* GUATEMALA * * * * * * * * Dick Rutgers *

An ongoing journal of life as a Missionary in Guatemala. It will make you laugh and cry at the same time.

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Location: Chimaltenango, Guatemala

I work in Guatemala with Hope Haven international and Bethel Ministries. Along with my friends Chris and Donna Mooney and their family, we share the love of Jesus in various ways. Although giving out and maintaining wheelchairs is our primary ministry, we are involved in many other things as well. Building houses, feeding the hungry, providing education to handicapped children in orphanages and villages, and hosting a camp for the handicapped are just a small part of the things that God has given us the privilege of getting involved in. For several years now I have been keeping daily journals. Once a week I try to post new journals and pictures. My e-mail is dick@dickrutgers.com Guatemala Cell Phone # 502 5379 9451 USA Phone # 360 312 7720(Relays free to Guatemala)

Tuesday, September 23, 2008

Journal September 20-26

(Click on any pictures to enlarge)
Saturday, September 20, 2008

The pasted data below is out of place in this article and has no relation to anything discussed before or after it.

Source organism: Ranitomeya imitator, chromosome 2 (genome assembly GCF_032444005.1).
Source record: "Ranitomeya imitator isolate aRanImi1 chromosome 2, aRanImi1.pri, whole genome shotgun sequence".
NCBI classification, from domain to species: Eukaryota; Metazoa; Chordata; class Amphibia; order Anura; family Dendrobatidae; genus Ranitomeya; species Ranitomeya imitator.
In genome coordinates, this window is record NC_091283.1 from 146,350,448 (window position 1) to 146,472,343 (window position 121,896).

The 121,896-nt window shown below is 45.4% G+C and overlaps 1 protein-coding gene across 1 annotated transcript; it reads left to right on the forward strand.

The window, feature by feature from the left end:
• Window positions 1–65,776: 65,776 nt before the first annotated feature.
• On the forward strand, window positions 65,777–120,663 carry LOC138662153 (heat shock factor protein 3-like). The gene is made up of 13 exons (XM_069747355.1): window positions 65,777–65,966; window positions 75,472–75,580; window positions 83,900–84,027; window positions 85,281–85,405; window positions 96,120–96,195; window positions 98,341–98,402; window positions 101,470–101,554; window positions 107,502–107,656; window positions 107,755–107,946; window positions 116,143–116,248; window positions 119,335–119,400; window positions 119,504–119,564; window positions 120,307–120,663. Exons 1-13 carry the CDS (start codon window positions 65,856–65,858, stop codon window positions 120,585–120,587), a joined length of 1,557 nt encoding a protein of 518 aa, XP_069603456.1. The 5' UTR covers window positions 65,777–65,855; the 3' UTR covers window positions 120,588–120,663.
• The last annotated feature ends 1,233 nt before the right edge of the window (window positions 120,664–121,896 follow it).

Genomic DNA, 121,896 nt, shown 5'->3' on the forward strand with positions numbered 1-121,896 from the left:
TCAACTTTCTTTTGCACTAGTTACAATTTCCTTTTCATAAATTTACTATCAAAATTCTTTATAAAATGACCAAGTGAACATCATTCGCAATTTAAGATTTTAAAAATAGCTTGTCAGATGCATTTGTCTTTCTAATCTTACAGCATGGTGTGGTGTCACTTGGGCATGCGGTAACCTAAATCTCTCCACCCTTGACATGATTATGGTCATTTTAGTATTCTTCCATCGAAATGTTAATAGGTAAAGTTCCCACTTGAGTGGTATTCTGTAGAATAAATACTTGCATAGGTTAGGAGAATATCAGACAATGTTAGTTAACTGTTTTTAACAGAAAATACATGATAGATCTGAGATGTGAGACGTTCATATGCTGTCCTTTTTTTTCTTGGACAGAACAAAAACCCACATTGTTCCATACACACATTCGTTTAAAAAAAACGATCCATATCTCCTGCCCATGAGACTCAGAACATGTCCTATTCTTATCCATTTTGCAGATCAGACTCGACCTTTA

Ever have one of those, “Lord I’m here to serve you but today it’s just raining too hard, days? I almost had one today but Fernando came to the rescue. We had been away from home since Tuesday and we were looking forward to getting back home today. Since it was the weekend and there was likely to be a lot of traffic on the main road that led from Huehuetenango to Chimaltenango, I had decided to take a different way home. It was a longer rout but there would likely be less chance of land slides blocking the road and the amount of construction and traffic on this road was likely to be lighter. One thing that I did not count on was a parade that had us sitting still for nearly and hour. I ran into that only 10 minutes from our hotel so I told Fernando that we were going to turn around and take the main road back to Chimaltenango. 5 minutes after turning around traffic was once again slowed down to a snails pace due to a funeral procession. As slow as these can be it is a wonder that more people do not die on their way to the graveyard. About a half hour into that I once again turned around. I decided that if we were going to be stuck in the middle of something I would prefer that it was a parade and not a funeral. About a half hour later the parade broke up and we were on our way. We had left our motel at 9:30 AM and it was now 11:30 AM. Judging by how far we had come we would likely be home by Early October. A few miles down the road I came up on some mudslides but the good old land cruiser made it through them with out even having to put it into 4 wheel drive. I probably should have gotten out and turned the hubs but it was raining out and I had decided that I was going to stay dry all of the way home. I did fairly well the first few hours but then nearly had to get out of my car to tell a buss driver what I thought of his driving when he came at me in my lane. At first we just sat there nose to nose staring at each other but after about 5 minutes I decided that even though he was the one in my lane I would have to back up and let him by or we would be there all day. I hate to give in when I know that I am the one that is right. Once he got by me I saw that there was a policeman right behind him. Had I known that, I might have stood my ground a bit longer. I was quite sure that one of the police man would have gotten tired of him blocking traffic and given him a piece of his mind. When I got next to the police man he yelled something to me that was loud enough to wake up Fernando, who had been sleeping most of the way. “What is he yelling at me for? It was the stupid buss driver that was on the left side of the road.” I told Fernando. “He was telling you that you were going the wrong way down a one way road.” Fernando exclaimed. I wish that more Guatemalan signs had arrows on them instead of just words. Either that or one of these days I just have to take the time to learn to read Spanish. It sure would be easier if the Guatemalans learned to speak English though.